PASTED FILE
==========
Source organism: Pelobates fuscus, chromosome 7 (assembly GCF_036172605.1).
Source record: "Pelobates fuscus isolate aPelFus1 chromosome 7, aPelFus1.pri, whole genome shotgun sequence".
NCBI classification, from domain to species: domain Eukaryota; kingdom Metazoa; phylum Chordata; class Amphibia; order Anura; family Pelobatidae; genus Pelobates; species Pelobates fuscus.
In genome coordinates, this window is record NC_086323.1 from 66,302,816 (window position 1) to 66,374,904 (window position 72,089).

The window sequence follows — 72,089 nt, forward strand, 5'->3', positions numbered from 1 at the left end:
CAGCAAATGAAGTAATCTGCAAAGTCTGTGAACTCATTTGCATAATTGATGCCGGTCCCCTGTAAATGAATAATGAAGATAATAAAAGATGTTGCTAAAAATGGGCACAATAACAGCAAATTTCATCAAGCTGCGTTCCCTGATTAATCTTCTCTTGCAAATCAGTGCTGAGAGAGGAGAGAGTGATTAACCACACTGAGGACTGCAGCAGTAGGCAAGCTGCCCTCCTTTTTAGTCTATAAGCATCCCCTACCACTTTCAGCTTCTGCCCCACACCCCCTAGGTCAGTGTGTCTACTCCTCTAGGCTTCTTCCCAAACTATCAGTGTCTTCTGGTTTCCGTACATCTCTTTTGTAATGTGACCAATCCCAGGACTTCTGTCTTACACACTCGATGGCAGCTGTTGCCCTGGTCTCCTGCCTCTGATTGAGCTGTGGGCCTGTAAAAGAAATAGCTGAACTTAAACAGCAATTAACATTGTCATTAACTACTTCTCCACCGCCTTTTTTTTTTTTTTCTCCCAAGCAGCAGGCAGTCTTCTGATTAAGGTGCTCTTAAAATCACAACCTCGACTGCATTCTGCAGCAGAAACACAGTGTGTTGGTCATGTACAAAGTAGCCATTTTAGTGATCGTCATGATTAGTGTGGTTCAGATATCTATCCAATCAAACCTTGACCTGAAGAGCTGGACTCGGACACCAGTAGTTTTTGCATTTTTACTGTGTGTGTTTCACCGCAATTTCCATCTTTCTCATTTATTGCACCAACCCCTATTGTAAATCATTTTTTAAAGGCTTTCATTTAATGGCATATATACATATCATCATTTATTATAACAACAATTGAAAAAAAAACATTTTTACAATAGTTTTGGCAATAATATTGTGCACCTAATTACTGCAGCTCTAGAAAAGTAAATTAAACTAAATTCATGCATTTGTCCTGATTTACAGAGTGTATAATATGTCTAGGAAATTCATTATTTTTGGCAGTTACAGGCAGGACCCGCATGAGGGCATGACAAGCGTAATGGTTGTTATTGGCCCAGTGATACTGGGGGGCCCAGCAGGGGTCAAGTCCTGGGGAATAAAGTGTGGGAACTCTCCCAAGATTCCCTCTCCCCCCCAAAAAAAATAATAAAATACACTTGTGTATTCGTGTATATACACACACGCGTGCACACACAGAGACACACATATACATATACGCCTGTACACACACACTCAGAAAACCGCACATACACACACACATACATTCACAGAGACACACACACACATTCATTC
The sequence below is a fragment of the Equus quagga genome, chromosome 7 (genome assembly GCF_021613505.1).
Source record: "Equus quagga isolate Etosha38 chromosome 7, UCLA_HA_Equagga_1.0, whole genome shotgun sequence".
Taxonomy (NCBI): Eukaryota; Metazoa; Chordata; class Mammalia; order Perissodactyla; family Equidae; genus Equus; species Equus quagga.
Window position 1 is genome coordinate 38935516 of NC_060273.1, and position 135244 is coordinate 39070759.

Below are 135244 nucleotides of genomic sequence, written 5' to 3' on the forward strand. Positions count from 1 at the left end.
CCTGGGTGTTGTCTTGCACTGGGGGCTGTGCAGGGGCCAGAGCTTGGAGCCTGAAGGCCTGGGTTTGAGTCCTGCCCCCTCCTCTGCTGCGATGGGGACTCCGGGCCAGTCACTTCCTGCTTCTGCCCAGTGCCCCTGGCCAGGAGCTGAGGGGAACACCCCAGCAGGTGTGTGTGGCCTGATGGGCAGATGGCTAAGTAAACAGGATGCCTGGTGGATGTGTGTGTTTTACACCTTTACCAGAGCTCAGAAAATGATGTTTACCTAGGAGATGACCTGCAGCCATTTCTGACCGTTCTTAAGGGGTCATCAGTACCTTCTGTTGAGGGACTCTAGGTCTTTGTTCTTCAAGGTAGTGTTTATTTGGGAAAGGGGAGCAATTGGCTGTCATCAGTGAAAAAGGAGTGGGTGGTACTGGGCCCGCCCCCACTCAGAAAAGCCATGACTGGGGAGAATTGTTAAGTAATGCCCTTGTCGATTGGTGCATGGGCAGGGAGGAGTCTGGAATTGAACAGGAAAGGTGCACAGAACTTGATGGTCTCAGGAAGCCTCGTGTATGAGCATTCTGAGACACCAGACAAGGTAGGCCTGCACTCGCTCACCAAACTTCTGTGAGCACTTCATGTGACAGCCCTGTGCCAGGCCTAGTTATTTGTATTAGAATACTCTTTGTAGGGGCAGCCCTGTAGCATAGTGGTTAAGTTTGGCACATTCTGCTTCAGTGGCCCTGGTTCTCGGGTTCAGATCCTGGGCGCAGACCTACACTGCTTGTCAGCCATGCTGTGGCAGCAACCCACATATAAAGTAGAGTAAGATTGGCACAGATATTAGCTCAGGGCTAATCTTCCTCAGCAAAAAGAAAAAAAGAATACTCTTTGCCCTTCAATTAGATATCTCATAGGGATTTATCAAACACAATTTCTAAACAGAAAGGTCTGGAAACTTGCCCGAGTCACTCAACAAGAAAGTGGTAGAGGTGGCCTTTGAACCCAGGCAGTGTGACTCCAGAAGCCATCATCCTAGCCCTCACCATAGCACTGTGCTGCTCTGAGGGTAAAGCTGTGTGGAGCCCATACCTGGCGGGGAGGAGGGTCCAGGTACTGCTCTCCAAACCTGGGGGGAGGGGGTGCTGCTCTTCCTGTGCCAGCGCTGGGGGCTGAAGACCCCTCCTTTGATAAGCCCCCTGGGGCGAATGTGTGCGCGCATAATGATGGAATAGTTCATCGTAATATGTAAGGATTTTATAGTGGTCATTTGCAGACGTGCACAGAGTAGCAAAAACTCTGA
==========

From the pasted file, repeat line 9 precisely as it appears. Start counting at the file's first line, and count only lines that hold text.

Taxonomy (NCBI): Eukaryota; Metazoa; Chordata; class Mammalia; order Perissodactyla; family Equidae; genus Equus; species Equus quagga.